What Benefits are Available After Divorcing my Military Spouse?
When a couple goes through a divorce, each spouse may be entitled to certain benefits that the other receives. This is because the non-divorcing spouse may have relied on the divorcing-spouse’s work or benefits for what they thought would be a lifetime, but now can no longer make a claim.
The military awards employment benefits to its service members and their spouses. When military couples divorce, the courts will award some of those benefits to the former spouse, so long as the non-servicemember spouse protects their interests.
How Does a Legal Separation Impact my Entitlement to Benefits?
Although not widely granted, legal separation is an alternative to divorce in Oklahoma. A major difference between divorce and legal separation in the military is how the Department of Defense treats the status of the couple. The Department of Defense will treat legally separated military spouses as married for purposes of their entitlement to benefits. This is because the couple is viewed as still being married until a final divorce, dissolution, annulment, or death occurs. A legal separation is not recognized here by the military for these purposes.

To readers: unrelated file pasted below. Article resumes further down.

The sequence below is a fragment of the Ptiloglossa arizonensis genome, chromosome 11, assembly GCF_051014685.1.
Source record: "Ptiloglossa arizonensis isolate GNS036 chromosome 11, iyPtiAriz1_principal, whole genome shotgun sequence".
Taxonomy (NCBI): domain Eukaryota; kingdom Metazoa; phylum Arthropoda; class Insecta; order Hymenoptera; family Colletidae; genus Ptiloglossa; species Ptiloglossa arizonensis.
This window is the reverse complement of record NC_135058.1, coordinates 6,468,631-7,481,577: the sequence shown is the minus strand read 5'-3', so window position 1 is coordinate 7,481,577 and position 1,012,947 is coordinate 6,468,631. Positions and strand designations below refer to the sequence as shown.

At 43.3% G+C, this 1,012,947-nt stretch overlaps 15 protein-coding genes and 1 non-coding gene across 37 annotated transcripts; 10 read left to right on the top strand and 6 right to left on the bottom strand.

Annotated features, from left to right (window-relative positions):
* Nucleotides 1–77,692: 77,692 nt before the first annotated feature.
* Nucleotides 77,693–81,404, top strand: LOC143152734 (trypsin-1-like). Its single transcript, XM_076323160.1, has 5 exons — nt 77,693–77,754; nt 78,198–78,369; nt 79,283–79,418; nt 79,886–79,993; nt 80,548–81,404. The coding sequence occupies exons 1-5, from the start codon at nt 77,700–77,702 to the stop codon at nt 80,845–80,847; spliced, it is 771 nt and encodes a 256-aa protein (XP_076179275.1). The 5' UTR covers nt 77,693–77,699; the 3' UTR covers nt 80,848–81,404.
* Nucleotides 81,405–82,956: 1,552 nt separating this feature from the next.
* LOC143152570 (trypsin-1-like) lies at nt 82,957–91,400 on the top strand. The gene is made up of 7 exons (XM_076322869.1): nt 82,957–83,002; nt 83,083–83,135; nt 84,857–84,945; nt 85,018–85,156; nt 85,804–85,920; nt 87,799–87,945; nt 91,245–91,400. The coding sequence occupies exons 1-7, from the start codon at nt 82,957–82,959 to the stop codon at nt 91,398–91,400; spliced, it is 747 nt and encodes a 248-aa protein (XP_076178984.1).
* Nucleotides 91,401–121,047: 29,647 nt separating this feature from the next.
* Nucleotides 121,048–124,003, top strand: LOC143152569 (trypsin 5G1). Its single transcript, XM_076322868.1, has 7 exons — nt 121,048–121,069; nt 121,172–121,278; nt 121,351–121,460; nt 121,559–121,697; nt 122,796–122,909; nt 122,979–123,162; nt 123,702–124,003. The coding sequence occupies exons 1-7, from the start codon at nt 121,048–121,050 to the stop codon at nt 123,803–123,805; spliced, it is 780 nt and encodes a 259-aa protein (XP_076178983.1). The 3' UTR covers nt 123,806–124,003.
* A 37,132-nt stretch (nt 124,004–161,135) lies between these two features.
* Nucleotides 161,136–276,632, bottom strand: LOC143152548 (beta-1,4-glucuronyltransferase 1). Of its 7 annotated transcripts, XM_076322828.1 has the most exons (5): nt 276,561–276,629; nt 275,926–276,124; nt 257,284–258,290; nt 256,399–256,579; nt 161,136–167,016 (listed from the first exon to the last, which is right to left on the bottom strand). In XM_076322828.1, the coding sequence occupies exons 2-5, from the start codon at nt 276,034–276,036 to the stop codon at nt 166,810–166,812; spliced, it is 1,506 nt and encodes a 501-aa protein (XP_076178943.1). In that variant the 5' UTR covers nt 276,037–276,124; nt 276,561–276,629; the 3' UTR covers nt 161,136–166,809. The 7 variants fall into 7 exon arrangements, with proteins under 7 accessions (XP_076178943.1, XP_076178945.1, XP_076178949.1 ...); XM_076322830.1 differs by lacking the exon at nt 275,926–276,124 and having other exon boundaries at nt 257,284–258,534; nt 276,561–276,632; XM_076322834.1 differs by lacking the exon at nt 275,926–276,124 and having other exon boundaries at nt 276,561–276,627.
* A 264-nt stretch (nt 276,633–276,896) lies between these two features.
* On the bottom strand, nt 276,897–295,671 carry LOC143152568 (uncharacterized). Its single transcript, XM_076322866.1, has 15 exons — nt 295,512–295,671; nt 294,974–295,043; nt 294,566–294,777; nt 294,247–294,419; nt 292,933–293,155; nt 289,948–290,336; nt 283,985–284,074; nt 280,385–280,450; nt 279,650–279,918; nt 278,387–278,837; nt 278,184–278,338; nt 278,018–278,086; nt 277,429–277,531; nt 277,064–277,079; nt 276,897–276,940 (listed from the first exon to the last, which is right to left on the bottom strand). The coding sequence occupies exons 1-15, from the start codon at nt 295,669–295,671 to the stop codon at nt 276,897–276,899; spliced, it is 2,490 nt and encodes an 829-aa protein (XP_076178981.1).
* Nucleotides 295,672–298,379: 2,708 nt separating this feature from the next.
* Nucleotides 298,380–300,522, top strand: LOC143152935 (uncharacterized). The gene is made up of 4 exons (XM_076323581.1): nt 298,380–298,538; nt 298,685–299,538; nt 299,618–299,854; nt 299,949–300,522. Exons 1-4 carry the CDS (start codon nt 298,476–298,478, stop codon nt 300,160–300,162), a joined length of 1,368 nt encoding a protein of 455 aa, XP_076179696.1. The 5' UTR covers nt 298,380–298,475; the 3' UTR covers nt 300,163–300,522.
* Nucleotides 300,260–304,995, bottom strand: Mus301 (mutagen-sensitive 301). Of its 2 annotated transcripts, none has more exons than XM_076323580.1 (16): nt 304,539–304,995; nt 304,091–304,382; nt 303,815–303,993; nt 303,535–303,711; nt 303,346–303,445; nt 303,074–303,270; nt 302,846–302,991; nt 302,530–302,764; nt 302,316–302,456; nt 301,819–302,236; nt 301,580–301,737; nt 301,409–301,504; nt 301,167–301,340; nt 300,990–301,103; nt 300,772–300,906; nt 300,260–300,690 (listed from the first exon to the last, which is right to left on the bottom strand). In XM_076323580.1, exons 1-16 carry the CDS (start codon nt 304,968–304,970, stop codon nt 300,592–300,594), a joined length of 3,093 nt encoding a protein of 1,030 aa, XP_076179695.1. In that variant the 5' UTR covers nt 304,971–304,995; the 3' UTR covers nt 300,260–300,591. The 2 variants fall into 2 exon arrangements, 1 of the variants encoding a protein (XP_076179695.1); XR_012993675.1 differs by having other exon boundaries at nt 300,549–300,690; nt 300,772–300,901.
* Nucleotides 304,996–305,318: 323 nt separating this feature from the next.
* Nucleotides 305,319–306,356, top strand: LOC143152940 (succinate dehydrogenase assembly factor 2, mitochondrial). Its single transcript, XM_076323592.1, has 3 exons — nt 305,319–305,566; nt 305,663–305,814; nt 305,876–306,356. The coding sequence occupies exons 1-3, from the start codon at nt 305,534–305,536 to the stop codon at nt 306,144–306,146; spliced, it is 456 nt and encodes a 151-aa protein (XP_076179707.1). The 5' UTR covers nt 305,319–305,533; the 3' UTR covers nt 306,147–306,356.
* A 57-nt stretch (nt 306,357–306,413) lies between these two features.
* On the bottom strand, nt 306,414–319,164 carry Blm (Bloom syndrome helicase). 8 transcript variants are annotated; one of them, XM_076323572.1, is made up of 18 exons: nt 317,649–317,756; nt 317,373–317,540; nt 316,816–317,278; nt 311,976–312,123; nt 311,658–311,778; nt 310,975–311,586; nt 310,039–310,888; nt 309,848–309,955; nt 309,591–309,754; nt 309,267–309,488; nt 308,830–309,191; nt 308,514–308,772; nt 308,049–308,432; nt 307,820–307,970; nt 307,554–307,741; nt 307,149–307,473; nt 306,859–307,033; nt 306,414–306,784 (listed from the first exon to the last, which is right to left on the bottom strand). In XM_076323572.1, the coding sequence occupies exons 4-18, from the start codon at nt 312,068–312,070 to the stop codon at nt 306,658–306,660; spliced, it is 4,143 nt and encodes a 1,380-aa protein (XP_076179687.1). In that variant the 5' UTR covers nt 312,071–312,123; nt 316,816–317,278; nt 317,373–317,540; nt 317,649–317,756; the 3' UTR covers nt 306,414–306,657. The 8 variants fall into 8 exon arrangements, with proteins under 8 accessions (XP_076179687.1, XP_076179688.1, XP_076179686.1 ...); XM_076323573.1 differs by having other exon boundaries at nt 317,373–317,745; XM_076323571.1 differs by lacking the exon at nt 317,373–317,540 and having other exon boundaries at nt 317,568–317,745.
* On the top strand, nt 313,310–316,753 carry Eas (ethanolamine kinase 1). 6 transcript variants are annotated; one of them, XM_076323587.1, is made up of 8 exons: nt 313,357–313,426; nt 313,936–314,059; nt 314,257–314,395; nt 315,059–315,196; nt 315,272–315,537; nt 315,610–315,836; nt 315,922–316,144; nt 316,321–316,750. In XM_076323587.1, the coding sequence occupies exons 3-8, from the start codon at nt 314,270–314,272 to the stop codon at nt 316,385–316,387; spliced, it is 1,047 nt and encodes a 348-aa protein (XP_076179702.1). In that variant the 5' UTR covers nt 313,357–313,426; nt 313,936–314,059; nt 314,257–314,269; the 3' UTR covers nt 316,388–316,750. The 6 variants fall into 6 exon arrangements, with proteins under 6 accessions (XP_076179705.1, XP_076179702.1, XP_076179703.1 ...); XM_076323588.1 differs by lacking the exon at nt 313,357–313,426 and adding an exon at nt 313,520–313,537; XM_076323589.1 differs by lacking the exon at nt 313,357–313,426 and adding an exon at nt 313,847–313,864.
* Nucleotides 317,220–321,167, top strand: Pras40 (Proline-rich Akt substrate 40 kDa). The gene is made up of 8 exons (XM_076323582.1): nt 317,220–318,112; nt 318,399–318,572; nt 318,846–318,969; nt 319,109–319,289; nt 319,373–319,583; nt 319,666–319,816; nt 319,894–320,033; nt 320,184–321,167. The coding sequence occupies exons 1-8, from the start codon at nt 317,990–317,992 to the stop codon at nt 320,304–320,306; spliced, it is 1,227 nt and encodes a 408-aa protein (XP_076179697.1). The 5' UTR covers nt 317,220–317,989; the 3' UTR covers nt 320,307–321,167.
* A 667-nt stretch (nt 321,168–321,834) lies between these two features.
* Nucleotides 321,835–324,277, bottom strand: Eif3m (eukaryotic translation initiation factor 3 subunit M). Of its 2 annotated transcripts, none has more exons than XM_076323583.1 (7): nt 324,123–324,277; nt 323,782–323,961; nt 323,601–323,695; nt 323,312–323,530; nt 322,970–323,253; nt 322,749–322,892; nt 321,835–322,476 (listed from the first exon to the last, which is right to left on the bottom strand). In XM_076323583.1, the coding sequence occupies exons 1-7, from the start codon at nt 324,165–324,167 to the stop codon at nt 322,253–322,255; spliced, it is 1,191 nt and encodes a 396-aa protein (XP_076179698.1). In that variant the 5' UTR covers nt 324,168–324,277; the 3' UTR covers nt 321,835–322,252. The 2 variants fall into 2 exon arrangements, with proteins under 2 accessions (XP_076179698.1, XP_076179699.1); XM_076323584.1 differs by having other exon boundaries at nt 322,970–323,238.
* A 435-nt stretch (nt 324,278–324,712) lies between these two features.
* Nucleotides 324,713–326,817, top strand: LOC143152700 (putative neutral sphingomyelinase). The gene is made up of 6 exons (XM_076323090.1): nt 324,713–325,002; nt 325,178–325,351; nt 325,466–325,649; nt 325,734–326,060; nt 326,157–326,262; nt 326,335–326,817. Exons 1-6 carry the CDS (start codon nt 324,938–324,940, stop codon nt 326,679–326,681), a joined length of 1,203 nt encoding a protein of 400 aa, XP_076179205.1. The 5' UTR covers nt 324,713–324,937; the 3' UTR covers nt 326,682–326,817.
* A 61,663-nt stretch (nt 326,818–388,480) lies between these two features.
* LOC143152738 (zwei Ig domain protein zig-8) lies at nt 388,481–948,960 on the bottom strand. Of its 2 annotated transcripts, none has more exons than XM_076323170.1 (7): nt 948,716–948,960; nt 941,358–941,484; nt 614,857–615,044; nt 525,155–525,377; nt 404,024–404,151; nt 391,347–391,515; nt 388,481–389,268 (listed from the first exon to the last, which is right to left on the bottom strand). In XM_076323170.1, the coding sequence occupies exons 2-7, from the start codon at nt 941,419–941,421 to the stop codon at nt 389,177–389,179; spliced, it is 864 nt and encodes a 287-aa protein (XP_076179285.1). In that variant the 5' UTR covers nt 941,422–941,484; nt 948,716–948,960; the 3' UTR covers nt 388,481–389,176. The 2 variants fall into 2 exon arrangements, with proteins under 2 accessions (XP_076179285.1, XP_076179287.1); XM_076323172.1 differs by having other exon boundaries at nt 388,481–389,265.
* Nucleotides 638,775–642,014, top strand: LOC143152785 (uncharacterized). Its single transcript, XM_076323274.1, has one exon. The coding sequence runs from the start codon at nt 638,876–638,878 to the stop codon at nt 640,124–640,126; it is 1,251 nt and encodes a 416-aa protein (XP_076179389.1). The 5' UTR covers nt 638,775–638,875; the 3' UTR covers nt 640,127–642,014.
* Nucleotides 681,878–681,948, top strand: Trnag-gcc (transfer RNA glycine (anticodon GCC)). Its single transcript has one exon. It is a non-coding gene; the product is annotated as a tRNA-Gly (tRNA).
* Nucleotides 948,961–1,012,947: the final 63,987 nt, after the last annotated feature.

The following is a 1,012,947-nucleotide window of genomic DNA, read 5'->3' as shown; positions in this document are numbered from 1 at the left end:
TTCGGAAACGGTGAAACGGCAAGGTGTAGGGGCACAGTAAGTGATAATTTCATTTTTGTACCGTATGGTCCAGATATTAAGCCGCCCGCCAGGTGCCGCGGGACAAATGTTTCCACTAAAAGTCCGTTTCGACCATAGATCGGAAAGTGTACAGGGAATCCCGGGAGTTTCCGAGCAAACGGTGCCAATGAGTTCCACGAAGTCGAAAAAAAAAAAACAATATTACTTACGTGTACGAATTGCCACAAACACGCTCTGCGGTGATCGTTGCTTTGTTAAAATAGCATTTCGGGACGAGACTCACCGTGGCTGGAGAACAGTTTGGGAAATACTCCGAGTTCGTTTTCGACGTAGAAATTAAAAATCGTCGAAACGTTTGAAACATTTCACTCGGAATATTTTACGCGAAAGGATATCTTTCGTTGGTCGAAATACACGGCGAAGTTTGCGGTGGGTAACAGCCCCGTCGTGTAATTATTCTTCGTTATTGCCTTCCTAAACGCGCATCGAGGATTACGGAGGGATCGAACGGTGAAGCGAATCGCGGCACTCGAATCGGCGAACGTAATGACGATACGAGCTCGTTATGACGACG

A legal separation will separate the benefits from military retirement and Survivor Benefit Plan, which are determined at the time the decree of legal separation is awarded.
Am I Entitled to Military Retirement Benefits After Divorce?
The military has a defined benefit pension plan, where a member who serves twenty years will receive a monthly payment based on their service, highest 36 months of basic pay, i.e. High Three, and retirement multiplier.
The multiplier has traditionally been 2.5% multiplied by the years of service. So a service member who works 20 years will receive 50% of the high three basic pay. New and existing members, however, who select the “blended retirement plan” receive 2% multiplied by the years of service because there is also a Thrift Savings Plan available.